How To Fix the Error Err_Ssl_Version_or_Cipher_Mismatch

Every browser worth its salt will do a TLS handshake with a website before you can connect to it. The TLS handshake checks a site’s SSL certificate to verify its authenticity and encryption status. Without a valid SSL certificate, communications with the website are likely unsafe. While not all websites use SSL certificates, users can still connect to them.

How To Fix the Error Err_Ssl_Version_or_Cipher_Mismatch

Does this mean a failed TLS handshake will still let you access an unsafe website? Not exactly. Instead, you might get the dreaded err_ssl_version_or_cipher_mismatch error. It’s quite common and can happen in any browser. But it’s not the end of the world, and you can still access your favorite content if you know how to get around it.

Fixing Err_Ssl_Version_or_Cipher_Mismatch in Chrome

The err_ssl_version_or_cipher_mismatch is a common error users receive in Chrome browsers when attempting to access a website. The error notifies of a problem with the SSL certificate.

Websites use SSL certificates to indicate they are secure. An older or outdated certificate will often trigger the err_ssl_version_or_cipher_mismatch error. Granted, this doesn’t appear on every website with an outdated SSL certificate.

However, it’s common on sites that ask users for personal information, specifically online banking or credit card information. Fortunately, there are a few fixes you can try.

Bypassing Err_Ssl_Version_or_Cipher_Mismatch in Chrome

If the error results from incompatibility issues between your browser version and the website’s SSL certificate, take the following steps.

  1. Launch Google Chrome.
  2. Type “chrome://flags” in the address bar.
  3. Type “TLS” in the search field.
  4. Select “TLS 1.3 support.”
  5. Enable the option.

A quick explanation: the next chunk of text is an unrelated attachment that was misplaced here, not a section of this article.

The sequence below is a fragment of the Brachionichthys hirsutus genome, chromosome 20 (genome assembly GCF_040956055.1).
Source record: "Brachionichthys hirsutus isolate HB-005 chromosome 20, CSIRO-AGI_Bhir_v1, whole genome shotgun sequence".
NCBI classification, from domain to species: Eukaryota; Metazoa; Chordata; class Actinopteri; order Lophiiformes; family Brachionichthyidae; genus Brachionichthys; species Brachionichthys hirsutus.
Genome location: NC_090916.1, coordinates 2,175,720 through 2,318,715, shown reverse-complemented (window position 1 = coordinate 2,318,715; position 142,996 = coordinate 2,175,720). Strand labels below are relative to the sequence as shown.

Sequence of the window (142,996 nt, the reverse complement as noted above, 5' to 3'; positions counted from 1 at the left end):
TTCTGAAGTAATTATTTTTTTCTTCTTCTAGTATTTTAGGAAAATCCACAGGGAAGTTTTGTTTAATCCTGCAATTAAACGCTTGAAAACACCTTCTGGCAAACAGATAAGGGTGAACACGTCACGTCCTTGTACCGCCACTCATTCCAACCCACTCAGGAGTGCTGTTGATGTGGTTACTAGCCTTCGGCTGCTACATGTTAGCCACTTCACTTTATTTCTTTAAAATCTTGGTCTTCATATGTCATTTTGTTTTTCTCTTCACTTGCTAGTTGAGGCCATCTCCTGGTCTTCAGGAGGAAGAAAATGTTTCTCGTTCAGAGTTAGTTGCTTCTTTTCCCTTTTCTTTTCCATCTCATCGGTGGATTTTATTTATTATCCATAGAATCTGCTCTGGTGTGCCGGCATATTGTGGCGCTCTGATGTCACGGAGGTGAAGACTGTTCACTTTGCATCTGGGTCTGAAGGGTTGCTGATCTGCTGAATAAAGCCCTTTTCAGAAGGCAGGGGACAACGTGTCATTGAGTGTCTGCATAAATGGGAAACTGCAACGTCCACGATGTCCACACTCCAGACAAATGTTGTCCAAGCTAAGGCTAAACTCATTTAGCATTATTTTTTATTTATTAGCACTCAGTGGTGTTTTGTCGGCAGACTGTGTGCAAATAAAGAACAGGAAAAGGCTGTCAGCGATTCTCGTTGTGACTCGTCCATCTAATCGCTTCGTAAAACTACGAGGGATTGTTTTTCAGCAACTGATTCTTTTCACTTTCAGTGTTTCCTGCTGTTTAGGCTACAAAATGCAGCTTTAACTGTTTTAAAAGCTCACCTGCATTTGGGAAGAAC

If you’re running an up-to-date version of Chrome but the website has an older SSL certificate, you can still get the err_ssl_version_or_cipher_mismatch message. In this case, you can downgrade to an older TLS version in your browser.

  1. Start Google Chrome.
  2. Type “chrome://flags” in the address bar.
  3. Search for the TLS section.
  4. Locate the “Enforce deprecation of legacy TLS versions” option.
  5. Select “Disable” from the dropdown menu.

Internet Options Settings

An alternative workaround is to enable all possible TLS versions on your operating system. If you’re a Windows user, the following steps should help.

  1. Type “Internet Options” in the search bar and hit “Enter.”
  2. Go to the “Advanced” tab in the “Internet Properties” window.
  3. Scroll until you see “Use TLS” checkboxes.
  4. Check every box from “TLS 1.0” through “TLS 1.3.”
  5. Check the “SSL 3.0” and “SSL 2.0” boxes.
  6. Hit “Apply.”
  7. Click “Ok.”
  8. Restart your Chrome browser and try to reconnect to the website.

Note that these settings can deprive you of web browsing security. If the problem persists, revert to default settings and try implementing a different bypass solution.

Disable QUIC

A QUIC or Quick UDP Internet Connection is designed to enhance User Datagram Protocol (UDP) connections. It’s a common alternative to TLS/SSL and TCP.

Despite that, the protocol can also trigger the err_ssl_version_or_cipher_mismatch error. Here’s how to bypass the error on Chrome if QUIC is the culprit.

  1. Type “chrome://flags” in your Chrome’s address bar.
  2. Type “QUIC” in the search field.
  3. Locate the “Experimental QUIC Protocol” line.
  4. Select “Disable” from the dropdown menu.

This is the fastest and most user-friendly way to stop the QUIC protocol when using the Chrome browser.

Manage Your Firewall and Antivirus Settings

Incompatible OS, browser, and SSL versions are not the only reasons for the err_ssl_version_or_cipher_mismatch error. Even a poorly configured antivirus or firewall can trigger this notification on websites and prevent users from accessing them.

Disabling the antivirus software should offer a reliable workaround if the configuration is the issue. Alternatively, you may want to disable its automatic SSL scanning feature if it has one.

Clear the Chrome Cache

Storing cache can speed up the browsing experience, but it isn’t without drawbacks. A significant disadvantage is getting the err_ssl_version_or_cipher_mismatch message.

It happens when websites update their systems, but your browser still holds on to the old cache.

Old cache and new website information, like a newer SSL certificate version, can trigger security alerts and prevent you from accessing the site.

Here’s how to delete the Chrome cache.

  1. Click or tap the vertical dots icon.
  2. Select “Settings.”
  3. Go to “Privacy and security.”
  4. Click the “Clear browsing data” option.
  5. Check all boxes in the popup window.
  6. Select a different time range if “All time” is too much.
  7. Restart the browser and try to access the website again.

Alternatively, you can also clear the SSL state in Windows.

  1. Go to “Internet Options.”